Housing Options in Ontario


During rehabilitation, you will need to decide where you will live when you leave. This will depend on your mobility, care needs, and current living arrangement. It might be possible for you to modify your home to fit your needs. If you need extra care, a home that offers caregiver assistance might be better. Work with your social worker to find out what works best for you.

Home Modifications

Making your home to more accessible can be the right choice for some people. When you modify your home, consider access (ramps), bathroom, doorways, and overall layout. Spinal Cord Essentials has two handouts that can help. Check out the Bathroom Modifications and Ramps for Home Access handouts.

If you plan on living in your own home, you may still need attendant or nursing services. Programs are available to deliver with these services. For more about attendant care, check out the Attendant Care Services handout. For more about nursing services, check out the Community Care Access Centre handout.

If you need to modify your home, you might need a temporary home until it is done. In special cases, a program called Transitional Living can help. The program depends on available beds and your care needs. For more about this program, check out the Attendant Care Services in Ontario handout.

Supportive Service Living Units (SSLUs)

SSLUs are private or shared apartments for people with physical disabilities. They are for people who need help to manage their care in the community. Attendant care is often available 24 hours per day but needs to be scheduled in advance. Options include:

  • Supportive housing offers accessible apartments. The apartments are part of a larger apartment building. Attendant care services can be scheduled.
  • Shared living offers a communal home setting with attendant care services. This option may be preferred if you have multiple service needs.

Cost: Like apartments, rental rates vary across buildings and units. Some units can adjust rent if you are in financial need. Most of the time, you must pay for meals and extra services (e.g. telephone, cable, internet).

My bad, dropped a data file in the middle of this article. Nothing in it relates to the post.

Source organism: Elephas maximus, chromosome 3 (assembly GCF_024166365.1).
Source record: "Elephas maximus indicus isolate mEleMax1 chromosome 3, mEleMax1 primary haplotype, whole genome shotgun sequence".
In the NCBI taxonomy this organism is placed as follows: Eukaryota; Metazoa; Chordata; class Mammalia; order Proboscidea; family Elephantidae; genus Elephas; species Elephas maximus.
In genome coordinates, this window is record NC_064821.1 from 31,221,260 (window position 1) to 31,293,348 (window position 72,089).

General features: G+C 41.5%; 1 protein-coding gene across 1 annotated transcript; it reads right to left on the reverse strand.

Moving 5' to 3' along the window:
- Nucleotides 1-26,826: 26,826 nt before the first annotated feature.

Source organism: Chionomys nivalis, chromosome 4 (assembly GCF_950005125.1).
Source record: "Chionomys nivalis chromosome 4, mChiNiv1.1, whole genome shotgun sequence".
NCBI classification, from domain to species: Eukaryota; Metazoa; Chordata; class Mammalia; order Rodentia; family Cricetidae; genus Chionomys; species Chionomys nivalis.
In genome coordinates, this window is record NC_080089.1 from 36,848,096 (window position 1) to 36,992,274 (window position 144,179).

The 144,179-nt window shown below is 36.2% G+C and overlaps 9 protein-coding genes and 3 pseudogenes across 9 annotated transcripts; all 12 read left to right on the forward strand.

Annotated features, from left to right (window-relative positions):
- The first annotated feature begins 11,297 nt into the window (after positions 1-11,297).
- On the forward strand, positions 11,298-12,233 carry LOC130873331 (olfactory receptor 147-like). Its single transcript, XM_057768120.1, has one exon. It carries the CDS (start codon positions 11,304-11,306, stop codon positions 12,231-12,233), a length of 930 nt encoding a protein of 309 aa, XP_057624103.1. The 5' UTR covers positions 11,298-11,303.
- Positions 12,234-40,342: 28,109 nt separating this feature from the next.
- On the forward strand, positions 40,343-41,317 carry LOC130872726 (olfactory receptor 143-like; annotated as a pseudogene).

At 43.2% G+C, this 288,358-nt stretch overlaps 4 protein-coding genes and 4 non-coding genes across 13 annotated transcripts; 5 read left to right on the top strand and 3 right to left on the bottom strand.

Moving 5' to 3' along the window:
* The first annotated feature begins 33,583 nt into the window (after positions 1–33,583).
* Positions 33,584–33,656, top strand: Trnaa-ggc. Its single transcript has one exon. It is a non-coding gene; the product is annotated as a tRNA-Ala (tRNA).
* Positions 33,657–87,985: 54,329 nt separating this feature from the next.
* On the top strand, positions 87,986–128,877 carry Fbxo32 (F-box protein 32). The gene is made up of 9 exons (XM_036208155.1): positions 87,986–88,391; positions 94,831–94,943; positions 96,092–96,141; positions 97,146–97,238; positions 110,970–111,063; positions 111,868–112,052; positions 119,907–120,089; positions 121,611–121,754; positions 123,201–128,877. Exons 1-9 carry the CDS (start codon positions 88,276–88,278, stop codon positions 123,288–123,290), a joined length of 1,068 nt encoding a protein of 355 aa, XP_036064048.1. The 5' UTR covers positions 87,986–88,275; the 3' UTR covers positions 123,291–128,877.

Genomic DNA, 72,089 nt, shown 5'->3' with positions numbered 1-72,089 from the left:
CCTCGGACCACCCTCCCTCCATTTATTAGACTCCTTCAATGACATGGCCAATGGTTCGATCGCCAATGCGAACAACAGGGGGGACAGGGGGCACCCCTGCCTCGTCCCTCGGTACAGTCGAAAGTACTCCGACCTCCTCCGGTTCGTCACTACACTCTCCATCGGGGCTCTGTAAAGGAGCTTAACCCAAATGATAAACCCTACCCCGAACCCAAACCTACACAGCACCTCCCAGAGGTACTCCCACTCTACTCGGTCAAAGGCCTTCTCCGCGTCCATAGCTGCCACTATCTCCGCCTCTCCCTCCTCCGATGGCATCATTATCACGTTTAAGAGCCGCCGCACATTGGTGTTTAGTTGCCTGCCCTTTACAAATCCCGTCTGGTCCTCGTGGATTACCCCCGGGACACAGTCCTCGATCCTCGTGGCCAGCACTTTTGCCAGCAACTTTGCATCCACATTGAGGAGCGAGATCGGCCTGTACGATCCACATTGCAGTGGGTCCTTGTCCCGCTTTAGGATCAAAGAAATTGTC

Application in Toronto: Apply through the Centre for Independent Living in Toronto. Fill out a Project Information Centre form available at www.cilt.ca → Attendant Services.

Application outside Toronto: Different companies offer attendant care across Ontario. The Ontario Attendant Service Directory (Greenbook) lists all attendant service options. Download the Greenbook at www.cilt.ca/greenbook.aspx.

How to Qualify
  • Have a valid OHIP card.
  • Ontario resident of 16 years of age or older.
  • Have a permanent physical disability. Need assistance daily activities.
  • Be able to direct your own care.
Retirement homes

Retirement homes are privately owned buildings that offer care and services for seniors. People in these homes can live with little or no support. For some options, visit www.ORCAretirement.com. Many homes offer:

  • Wheelchair accessible units.
  • Cooked meals.
  • Services such as laundry and house-keeping.
  • Games and social activities.
  • On-call staff nursing or medical personnel.
  • Assistance with daily living.

Cost: Like apartments, the price of retirement homes varies. Owners can charge any price they want. In general, they cost more than Long Term Care homes.

Wait Time: Wait times depend on the home. They are often shorter than other options.

Long Term Care (LTC)

LTC is for people who need extra support that can’t be provided in their home. Most offer about two to three hours of care per day. For more about LTC, visit www.ccac-ont.ca or www.PublicReporting.LTChomes.net. Most homes offer:

  • 24hr nursing support and medical care.
  • Meals & snacks.
  • Help with dressing, bathing, grooming, toileting, medication, eating, and more.
  • Laundry and house cleaning.
  • Games and activities.

Cost: With LTC, the cost depends on your bed selection. In 2015, the cost was at least $1,800 per month for a basic bed. It increases every year. The price for a basic bed can be adjusted for people with low income. Some programs like ODSP and Ontario Works can also help pay.

Wait Time: Wait times for long term care beds can range from a weeks to years. Wait times depend on the home and kind of bed you want. Basic beds have longer wait times than semi-private or private beds. Ask your CCAC coordinator for a list of ‘short-listed’ LTC homes in your area. These are LTC facilities that have wait times under 4 months.

Complex Continuing Care (CCC)

CCC units are specialized hospital units. They are for people who have complex care needs and cannot live at home or in Long Term Care. CCC units offer meals, medical and nursing care, and some rehabilitation. Some CCC units are made for specific types of patients. Examples are people who need ventilators or people who have wounds.

Cost: In 2015, the cost was about $1,800 per month and increases every year. The cost can be adjusted for people with low income.

Wait Times: Wait times vary from weeks or months depending on the unit.

Always remember to keep a copy of completed application packages for future reference.
Disclaimer: Information is provided for educational purposes only. Consult a qualified health professional regarding specific medical concerns or treatment. University Health Network does not assume and disclaims any liability to any party for any loss or damage caused by errors or omissions in this publication.